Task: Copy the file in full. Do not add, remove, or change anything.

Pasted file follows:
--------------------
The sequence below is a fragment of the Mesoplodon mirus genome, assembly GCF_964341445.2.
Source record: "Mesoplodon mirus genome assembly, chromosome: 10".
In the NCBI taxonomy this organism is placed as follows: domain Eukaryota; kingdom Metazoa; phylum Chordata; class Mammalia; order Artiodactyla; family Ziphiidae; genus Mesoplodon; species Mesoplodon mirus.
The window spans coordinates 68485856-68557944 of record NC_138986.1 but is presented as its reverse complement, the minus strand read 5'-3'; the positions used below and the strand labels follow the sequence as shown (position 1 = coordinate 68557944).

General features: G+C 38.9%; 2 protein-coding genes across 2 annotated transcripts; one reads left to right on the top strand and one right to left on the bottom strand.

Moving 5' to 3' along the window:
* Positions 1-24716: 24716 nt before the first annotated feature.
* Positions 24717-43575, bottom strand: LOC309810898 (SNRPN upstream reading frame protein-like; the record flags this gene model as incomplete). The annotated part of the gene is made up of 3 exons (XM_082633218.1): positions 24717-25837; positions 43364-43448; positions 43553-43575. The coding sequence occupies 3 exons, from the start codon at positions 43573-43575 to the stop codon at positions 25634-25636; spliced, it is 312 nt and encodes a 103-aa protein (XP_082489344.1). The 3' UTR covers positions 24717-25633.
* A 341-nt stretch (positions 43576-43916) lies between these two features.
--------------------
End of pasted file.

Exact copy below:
The sequence below is a fragment of the Mesoplodon mirus genome, assembly GCF_964341445.2.
Source record: "Mesoplodon mirus genome assembly, chromosome: 10".
In the NCBI taxonomy this organism is placed as follows: domain Eukaryota; kingdom Metazoa; phylum Chordata; class Mammalia; order Artiodactyla; family Ziphiidae; genus Mesoplodon; species Mesoplodon mirus.
The window spans coordinates 68485856-68557944 of record NC_138986.1 but is presented as its reverse complement, the minus strand read 5'-3'; the positions used below and the strand labels follow the sequence as shown (position 1 = coordinate 68557944).

General features: G+C 38.9%; 2 protein-coding genes across 2 annotated transcripts; one reads left to right on the top strand and one right to left on the bottom strand.

Moving 5' to 3' along the window:
* Positions 1-24716: 24716 nt before the first annotated feature.
* Positions 24717-43575, bottom strand: LOC309810898 (SNRPN upstream reading frame protein-like; the record flags this gene model as incomplete). The annotated part of the gene is made up of 3 exons (XM_082633218.1): positions 24717-25837; positions 43364-43448; positions 43553-43575. The coding sequence occupies 3 exons, from the start codon at positions 43573-43575 to the stop codon at positions 25634-25636; spliced, it is 312 nt and encodes a 103-aa protein (XP_082489344.1). The 3' UTR covers positions 24717-25633.
* A 341-nt stretch (positions 43576-43916) lies between these two features.